Recently Stamen was asked by GOOD Magazine to participate in a recurring event called GOOD Design, the basic premise of which is to pair city agencies with local design firms in order to propose solutions for thorny problems of the agencies’ choosing. The deadlines were tight (about 6 weeks), and the designers were told that they could involve the city as much or as little as they deemed necessary. The exercise culminated in a series of presentations by the designers to a public audience at SPUR, the San Francisco Planning + Urban Research Association.
We were asked to work with the San Francisco Municipal Transit Authority. Our challenge:
Design a menu of street and transit integrated bicycle parking options that meets the urban safety, accessibility, utility, durability and security needs of the SF population.
If you know me, you can probably imagine how I reacted. Cycling is near and dear to my heart, so I volunteered to take it on.
Eric and I met with some very smart folks at SFMTA, and they defined the problem in more specific terms. They told us that space is at a premium on San Francisco sidewalks because of planning code regulations which stipulate curb set-back distances, limiting the availability of space for racks. We were told to consider connections to transit because the city’s topography limits (or at least slows) cyclists’ access to some parts of the city. Taking bikes on Muni is a pain in the ass as it is, and often it’s impossible because buses only have 2 front rack spaces. (LRV lines don’t allow bikes on board at all.) Long-term storage and integration with bike sharing facilities were also identified as challenges to address.
At this point, it’s worth noting that I (and we, as a company) have never done anything like this before. We don’t design physical systems. We work with data to create visual representations that make it clearer, and provide intuitive interfaces that allow people to dig into it and draw their own conclusions. The folks at GOOD are familiar with our work, and they knew this. So I saw the project as a rare opportunity to exercise my Design muscle—to get out of my comfort zone and actually take a position on a subject. The biggest challenge for me was going to be creating a visualization that could make (or at least bolster) the argument that was already forming in my brain.
Our first thought was that we could use the data to make suggestions for where bike parking should be added or improved. So we got a bunch of data from SFMTA, and I started mapping it out. I overlaid bike counts from 2006 through 2008 with land use shapefiles from SFGIS. I did the subtractive blending thing with TEP’s rapid Muni designations, the existing bike network, and the street grid. Mike made the brilliant suggestion of using streets’ slopes to emphasize ones that were more bike-friendly, so that we could see which parts of the bike network overlapped with flat roads:
None of this told us anything about bike parking, though. Sure, there were the black lines that represented low-grade stretches of road well served by both transit and bike facilities. The SFMTA bike counts showed locations that were clearly being heavily used by cyclists, but the data was too sparse to draw any conclusions from it. After hacking on maps for a couple of days I still didn’t feel comfortable making a proposal based on visual artifacts alone. So I stepped back, switched on the right side of my brain, and attacked the problem from another angle.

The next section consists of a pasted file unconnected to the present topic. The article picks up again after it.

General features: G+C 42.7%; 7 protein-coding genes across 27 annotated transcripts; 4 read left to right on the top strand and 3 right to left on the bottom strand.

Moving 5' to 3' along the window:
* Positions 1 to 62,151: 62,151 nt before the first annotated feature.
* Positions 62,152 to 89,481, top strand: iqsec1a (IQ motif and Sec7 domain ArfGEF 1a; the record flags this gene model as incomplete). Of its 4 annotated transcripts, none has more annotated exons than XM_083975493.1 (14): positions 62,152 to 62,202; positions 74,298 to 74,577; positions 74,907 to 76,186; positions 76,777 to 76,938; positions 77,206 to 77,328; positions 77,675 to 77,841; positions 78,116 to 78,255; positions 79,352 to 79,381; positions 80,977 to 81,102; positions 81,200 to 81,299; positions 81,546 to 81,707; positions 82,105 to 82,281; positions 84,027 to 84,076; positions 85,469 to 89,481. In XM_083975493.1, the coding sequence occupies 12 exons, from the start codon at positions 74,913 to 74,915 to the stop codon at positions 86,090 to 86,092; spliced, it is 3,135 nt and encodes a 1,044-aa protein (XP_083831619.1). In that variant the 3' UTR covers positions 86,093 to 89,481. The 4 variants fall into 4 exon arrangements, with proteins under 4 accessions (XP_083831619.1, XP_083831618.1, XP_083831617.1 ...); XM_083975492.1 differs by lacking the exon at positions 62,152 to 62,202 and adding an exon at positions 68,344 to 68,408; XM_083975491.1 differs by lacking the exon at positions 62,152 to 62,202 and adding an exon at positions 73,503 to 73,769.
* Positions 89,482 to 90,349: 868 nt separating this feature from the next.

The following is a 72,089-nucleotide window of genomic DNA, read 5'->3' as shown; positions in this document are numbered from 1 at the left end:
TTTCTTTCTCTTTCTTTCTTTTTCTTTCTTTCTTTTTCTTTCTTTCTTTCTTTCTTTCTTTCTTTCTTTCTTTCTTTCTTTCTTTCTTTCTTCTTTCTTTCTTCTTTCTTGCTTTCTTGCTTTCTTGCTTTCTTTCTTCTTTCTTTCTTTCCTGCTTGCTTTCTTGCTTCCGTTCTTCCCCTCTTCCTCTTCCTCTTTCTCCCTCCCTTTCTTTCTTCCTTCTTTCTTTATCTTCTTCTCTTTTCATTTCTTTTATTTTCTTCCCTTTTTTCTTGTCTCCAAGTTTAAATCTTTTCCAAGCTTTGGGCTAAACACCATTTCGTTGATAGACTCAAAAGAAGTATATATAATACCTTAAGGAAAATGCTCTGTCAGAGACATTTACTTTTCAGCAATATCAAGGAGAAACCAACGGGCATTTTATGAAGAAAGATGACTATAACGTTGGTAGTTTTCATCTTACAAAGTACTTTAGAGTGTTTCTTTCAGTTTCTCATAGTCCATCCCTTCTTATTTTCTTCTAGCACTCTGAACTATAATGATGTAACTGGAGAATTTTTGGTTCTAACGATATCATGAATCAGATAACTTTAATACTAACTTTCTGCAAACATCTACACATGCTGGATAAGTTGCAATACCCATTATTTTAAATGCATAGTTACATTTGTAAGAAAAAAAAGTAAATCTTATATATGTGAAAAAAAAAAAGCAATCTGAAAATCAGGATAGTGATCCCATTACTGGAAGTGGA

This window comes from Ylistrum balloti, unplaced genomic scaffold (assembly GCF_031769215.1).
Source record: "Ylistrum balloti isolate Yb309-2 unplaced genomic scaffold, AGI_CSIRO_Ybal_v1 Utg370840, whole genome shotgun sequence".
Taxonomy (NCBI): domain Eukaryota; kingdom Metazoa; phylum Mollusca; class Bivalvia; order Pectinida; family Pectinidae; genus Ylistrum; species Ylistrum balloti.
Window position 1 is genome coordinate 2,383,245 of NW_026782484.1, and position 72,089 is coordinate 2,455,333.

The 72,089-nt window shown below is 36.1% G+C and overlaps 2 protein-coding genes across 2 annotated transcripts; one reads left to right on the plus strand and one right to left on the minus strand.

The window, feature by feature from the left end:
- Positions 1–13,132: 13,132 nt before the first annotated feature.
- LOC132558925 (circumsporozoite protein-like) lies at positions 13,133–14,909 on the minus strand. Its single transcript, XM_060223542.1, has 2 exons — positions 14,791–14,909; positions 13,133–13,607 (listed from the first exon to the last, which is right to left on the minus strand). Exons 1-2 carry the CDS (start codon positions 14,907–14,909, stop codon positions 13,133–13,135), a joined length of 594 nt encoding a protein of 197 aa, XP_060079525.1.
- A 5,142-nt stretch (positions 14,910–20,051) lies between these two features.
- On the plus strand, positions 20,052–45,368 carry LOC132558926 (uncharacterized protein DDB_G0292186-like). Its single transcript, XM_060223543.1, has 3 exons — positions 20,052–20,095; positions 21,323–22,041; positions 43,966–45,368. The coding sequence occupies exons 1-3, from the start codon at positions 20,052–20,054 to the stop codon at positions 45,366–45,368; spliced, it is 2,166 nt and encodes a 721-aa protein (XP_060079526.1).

Capacity, Security & Convenience
I started by defining three primary qualities of good bicycle parking: capacity, security, and convenience. All three of these, it turns out, are inexorably linked. Secure (for the bike, and safe for the cyclist) parking facilities are in well-traveled, public places, which makes them more convenient. High-capacity facilities are more convenient because they’re less likely to be full, reducing the likelihood that you’ll have to find somewhere else to park (which, as a result of being located further away, may also be less safe or secure). I did a bunch of research on existing facilities in other bike-friendly cities around the world. I read about some very cool technological solutions both purely conceptual and already in use. And, finally, I took stock of what we have in San Francisco. The first thing to address was how most cyclists park on a day-to-day basis.
There was a lot to consider. Sidewalk parking is extremely limited in San Francisco for several reasons. Thanks to the Bike Plan injunction, the city has essentially been unable to install bike racks for three years, which results in most cyclists having to lock their bikes to parking meters, street signs, and trees. The city is going to start a trial of their SFpark system next year, which has the potential to render them obsolete, and at which point the city could either remove them entirely or turn them into more explicit bike parking with “ring and sleeve” attachments. But that doesn’t address the problem of places in the city without parking meters already. And, as the Bike Plan points out:
Where quality bicycle parking facilities are not provided, determined bicyclists lock their bicycles to lampposts, parking meters, street signs, trees, or other street furniture, all of which are undesirable because they are often less secure, can interfere with pedestrian movement and can create liability issues or damage to street furniture or trees.
And with the exception of the wider sidewalks downtown and streets within or bordering parks, there aren’t many places that can reasonably accommodate new parking structures. All of the technological solutions that I read about (underground elevators with swipe card access, solar-powered bike trees with RFID, etc.) seem to introduce more issues than they solve. So, where to we put bicycles if the sidewalks can’t accommodate them—or if the sidewalk just isn’t an appropriate place for bicycles to begin with? The answer (somewhat problematically, as I’ll explain later) is the street.